Chennai, Aug 13 (IANS) As the DMK prepares for life after its late President M. Karunanidhi, questions have cropped up whether the party and AIADMK should refashion their core strategy in the void left by him and his arch rival J. Jayalalithaa.
Ever since the AIADMK was floated by its founder and former Chief Minister M.G. Ramachandran (MGR), the one-point agenda for the party was to paint Karunanidhi as an ‘evil force’ and ‘corrupt’, which paid good dividends during the lifetime of MGR. Jayalalithaa stuck to the same line till her death in December 2016.
Now that both the titans of Tamil Nadu politics are gone, should their successors adopt a different style of politics?
AIADMK spokesperson and former Finance Minister C. Ponnaiyan, former AIADMK MP K.C. Palanisamy and political analyst Raveendharan Dhuraiswamy feel there is no such need.
However, John Arokiasamy, a political strategist who had worked for the PMK in Tamil Nadu during the last Assembly elections and for the Congress in Karnataka in the recent polls, says both AIADMK and the DMK have to reorient their strategies.
“I see a need for both AIADMK and DMK to reposition themselves and require ideology and leadership approach re-engineering,” says Arokiasamy.
Ponnaiyan said: “Our party founder MGR was against family control of DMK and corruption and floated the AIADMK. The condition in DMK has not changed now.”
According to him, the AIADMK was united behind Chief Minister K. Palaniswami and Deputy Chief Minister O. Panneerselvam.
Concurring with him is former AIADMK MP Palanisamy, who is now not with the party. “The AIADMK was against family rule and corruption. When MGR floated AIADMK, Karunanidhi was the DMK leader.”
Dhuraiswamy said the political narrative in Tamil Nadu would be Palaniswami versus Stalin. “To strengthen his vote base, Chief Minister Palaniswami will harp against Karunanidh’s family in DMK (son Stalin, daughter Kanimozhi and grand nephew Dayanidhi Maran).”
“Palaniswami will fix Stalin as his main target. Stalin too has to target Palaniswami as he cannot consider him below his stature,” he said.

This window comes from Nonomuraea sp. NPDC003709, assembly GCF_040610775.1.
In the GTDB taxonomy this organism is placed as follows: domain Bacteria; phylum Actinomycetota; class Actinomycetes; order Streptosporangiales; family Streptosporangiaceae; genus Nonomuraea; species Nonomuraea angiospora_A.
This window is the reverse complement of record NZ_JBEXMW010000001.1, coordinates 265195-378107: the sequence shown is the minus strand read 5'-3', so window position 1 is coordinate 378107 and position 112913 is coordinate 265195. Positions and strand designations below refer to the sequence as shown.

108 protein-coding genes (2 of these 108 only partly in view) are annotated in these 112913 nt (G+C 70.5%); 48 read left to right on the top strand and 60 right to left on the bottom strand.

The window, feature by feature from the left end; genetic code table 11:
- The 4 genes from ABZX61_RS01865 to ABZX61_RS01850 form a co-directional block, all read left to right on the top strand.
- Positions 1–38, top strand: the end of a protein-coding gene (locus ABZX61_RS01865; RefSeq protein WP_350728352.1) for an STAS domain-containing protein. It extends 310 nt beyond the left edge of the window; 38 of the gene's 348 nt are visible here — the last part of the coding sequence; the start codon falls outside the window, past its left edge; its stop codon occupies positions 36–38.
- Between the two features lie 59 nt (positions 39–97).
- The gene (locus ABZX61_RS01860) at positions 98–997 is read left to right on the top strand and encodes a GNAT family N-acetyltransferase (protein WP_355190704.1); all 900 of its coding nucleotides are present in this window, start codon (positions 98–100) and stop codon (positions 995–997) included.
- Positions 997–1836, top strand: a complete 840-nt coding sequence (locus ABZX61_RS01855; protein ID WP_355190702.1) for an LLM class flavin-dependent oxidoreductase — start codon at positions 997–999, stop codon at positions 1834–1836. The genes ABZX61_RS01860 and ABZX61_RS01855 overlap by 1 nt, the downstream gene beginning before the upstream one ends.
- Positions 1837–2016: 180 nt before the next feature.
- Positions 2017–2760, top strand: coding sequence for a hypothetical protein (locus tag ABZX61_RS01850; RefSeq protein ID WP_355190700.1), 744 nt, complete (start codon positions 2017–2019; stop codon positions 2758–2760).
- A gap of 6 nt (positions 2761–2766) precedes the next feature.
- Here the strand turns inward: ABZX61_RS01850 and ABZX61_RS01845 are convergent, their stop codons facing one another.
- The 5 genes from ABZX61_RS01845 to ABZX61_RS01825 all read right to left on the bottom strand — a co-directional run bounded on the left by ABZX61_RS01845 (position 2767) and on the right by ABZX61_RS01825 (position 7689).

Dhuraiswamy pointed out that Stalin had already started targeting Palaniswami by welcoming the income tax (IT) raids on the Chief Minister’s relatives.
However, Stalin had said the IT raids on relatives of the now-jailed Sasikala were selective, a sign that the former was hoping that Dinakaran would bring down the state government.
An AIADMK leader who did not want to be named noted that the party’s control was with Panneerselvam while the government control was with Palaniswami and the two have no conflict. The party would turn assertive in the days to come.
“The IT raids on Palaniswami’s relatives, refusal of Defence Minister Nirmala Sitharaman to meet Pannerselvam while meeting former MP Palanisamy, who was sacked from the party, did not go well with AIADMK. Now one cannot say AIADMK is controlled by BJP,” Dhuraiswamy added.
Giving a contrarian view was political strategist Arokiasamy who said, “First, AIADMK has to re-engineer itself to overcome the survival threat since it is perceived as a party led by a weak leadership in the indirect clutches of BJP.
“The party has to face the challenge of multiple opposition forces and new leaders like Anbumani Ramadoss, Kamal Haasan, T.T.V. Dinakaran, Rajinikanth apart from DMK and Stalin. These new leaders are stronger in personality and relevant to connect the masses as well as the new generation voters equally.”
According to Arokiasamy, the AIADMK was facing the threat of survival unlike DMK which was intact and had strong frontline leaders besides Stalin who himself comes with the pedigree of Karunanidhi brand of politics after 40 years of grooming under him.
He said the DMK was at cross roads and had to strike a fine balance between the aggressive ideals represented by a formidable leader like Karunanidhi and the aspirations of the new generation millenial voters to whom ideological agression was a thing of the past.
He said the DMK should continue its ideological fight against Hindi imposition and encroachment of federal autonomy. IT have to tone down its hardline atheist stance – considered anti-Hindu– and its perceived minority-appeasement policy in the face of majoritarian politics on the rise in the country.